Edmond de Goncourt
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|French literary history|
Edmond de Goncourt (26 May 1822 – 16 July 1896), born Edmond Louis Antoine Huot de Goncourt, was a French writer, literary critic, art critic, book publisher and the founder of the Académie Goncourt.
Goncourt was born in Nancy. For much of his life, he collaborated with his brother Jules creating works of art criticism, a notorious journal, and subsequently several novels. He also collected rare books, including a copy of Pierre Rameau's 1725 Abbregé de la nouvelle Methode, dans L'Art D'Ecrire ou De Tracer toutes sortes de Danses de Ville (New Abridged Method for writing or tracing all sorts of country dances). After the death of Jules he continued to write novels alone.
He bequeathed his entire estate for the foundation and maintenance of the Académie Goncourt. In honour of his brother and collaborator, Jules de Goncourt (17 December 1830 – 20 June 1870), each December since 1903, the Académie awards the Prix Goncourt. It is the most prestigious prize in French language literature, given to "the best imaginary prose work of the year".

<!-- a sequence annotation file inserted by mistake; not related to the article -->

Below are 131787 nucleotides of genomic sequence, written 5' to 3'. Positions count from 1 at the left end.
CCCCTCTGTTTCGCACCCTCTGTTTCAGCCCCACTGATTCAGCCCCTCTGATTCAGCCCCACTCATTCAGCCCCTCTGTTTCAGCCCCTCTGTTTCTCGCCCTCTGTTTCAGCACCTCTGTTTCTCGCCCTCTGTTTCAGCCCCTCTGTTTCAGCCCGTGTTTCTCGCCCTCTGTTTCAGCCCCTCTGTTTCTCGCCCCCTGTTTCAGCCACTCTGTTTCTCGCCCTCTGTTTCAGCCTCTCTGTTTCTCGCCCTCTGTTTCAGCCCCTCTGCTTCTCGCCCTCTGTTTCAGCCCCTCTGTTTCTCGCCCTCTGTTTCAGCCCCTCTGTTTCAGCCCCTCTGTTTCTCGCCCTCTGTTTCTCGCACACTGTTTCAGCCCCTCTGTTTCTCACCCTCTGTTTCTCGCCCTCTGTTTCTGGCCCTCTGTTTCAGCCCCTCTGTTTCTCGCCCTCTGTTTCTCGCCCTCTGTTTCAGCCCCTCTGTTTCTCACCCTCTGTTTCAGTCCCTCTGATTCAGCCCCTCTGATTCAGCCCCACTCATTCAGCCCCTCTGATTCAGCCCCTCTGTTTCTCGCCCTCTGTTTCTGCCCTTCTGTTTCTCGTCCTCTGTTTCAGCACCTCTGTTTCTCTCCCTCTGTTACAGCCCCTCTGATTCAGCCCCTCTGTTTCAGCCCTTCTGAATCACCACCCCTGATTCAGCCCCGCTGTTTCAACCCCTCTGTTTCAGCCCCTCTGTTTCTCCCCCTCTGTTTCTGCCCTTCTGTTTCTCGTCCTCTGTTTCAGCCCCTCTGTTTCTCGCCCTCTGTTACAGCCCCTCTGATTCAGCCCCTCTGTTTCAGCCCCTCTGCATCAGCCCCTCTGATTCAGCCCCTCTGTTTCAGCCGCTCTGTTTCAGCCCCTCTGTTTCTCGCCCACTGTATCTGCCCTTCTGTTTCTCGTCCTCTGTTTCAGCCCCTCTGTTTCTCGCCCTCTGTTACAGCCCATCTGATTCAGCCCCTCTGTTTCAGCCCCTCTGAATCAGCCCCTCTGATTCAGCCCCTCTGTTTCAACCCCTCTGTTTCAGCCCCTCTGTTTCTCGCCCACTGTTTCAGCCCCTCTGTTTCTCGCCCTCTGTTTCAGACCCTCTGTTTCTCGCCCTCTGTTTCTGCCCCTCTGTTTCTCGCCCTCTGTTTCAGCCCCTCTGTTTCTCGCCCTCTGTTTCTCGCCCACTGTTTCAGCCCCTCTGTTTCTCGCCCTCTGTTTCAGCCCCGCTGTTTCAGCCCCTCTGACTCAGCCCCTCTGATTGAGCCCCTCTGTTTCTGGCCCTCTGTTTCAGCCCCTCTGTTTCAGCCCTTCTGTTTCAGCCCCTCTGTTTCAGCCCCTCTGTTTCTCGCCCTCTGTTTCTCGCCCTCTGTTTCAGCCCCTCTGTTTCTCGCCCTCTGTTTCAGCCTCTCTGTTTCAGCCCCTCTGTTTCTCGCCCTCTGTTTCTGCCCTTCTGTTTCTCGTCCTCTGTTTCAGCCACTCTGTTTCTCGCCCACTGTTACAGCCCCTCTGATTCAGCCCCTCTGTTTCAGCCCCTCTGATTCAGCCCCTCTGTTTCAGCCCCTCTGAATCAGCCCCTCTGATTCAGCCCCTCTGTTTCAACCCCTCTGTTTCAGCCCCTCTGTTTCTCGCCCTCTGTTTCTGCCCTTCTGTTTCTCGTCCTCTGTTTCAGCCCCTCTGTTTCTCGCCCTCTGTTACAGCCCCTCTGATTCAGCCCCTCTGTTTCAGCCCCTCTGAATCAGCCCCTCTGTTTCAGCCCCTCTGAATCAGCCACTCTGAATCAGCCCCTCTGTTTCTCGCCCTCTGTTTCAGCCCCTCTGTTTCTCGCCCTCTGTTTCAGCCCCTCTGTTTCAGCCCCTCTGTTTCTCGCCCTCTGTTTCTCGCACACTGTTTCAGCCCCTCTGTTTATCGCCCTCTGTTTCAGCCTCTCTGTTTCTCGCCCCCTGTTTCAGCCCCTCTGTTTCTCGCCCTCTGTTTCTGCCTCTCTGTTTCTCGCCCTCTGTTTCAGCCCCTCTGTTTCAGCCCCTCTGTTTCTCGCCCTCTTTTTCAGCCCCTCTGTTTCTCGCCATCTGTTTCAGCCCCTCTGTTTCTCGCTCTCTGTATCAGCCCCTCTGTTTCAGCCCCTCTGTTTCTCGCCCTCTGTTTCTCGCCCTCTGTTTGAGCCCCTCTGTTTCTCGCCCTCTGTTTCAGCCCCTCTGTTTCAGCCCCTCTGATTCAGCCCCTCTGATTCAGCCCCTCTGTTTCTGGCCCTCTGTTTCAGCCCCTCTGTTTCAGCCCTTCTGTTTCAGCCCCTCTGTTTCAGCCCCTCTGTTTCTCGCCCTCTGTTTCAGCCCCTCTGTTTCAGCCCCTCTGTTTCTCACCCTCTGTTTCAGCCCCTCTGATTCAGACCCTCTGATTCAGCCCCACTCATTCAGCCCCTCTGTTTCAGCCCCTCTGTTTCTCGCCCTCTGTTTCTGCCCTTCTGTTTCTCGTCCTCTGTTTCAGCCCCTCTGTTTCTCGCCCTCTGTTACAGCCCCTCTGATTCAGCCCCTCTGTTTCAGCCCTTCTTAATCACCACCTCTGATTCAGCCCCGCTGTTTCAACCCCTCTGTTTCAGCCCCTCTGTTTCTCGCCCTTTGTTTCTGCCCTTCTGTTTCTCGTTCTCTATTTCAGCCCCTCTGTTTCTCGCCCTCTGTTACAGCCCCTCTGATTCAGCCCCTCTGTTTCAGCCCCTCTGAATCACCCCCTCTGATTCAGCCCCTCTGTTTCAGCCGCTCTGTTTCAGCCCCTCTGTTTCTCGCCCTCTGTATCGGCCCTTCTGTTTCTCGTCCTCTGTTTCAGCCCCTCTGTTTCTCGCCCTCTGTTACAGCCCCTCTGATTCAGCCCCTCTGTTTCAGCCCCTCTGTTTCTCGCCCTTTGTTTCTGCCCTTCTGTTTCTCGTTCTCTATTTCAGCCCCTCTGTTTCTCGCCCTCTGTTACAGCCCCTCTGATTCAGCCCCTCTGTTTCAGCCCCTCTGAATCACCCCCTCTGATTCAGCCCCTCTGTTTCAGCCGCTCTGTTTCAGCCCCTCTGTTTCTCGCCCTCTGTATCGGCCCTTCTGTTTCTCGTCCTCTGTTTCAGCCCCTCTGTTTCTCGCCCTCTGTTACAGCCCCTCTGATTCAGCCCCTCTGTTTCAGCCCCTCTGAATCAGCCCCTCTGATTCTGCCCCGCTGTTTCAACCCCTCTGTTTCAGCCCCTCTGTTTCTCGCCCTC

Marcel Proust, Simone de Beauvoir, Michel Tournier, Marguerite Duras, Romain Gary (who exceptionally won it twice) and Nobel Prize Patrick Modiano are among the best-known authors who have won the century-old prize.
- "A painting in a museum hears more ridiculous opinions than anything else in the world."
- "If there is a God, atheism must seem to Him as less of an insult than religion."
- Friderica Derra de Moroda, "Choréographie: The Dance Notation of the Eighteenth Century: Beauchamp or Feuillet?," The Book Collector 16, no. 4 (1967): 459.
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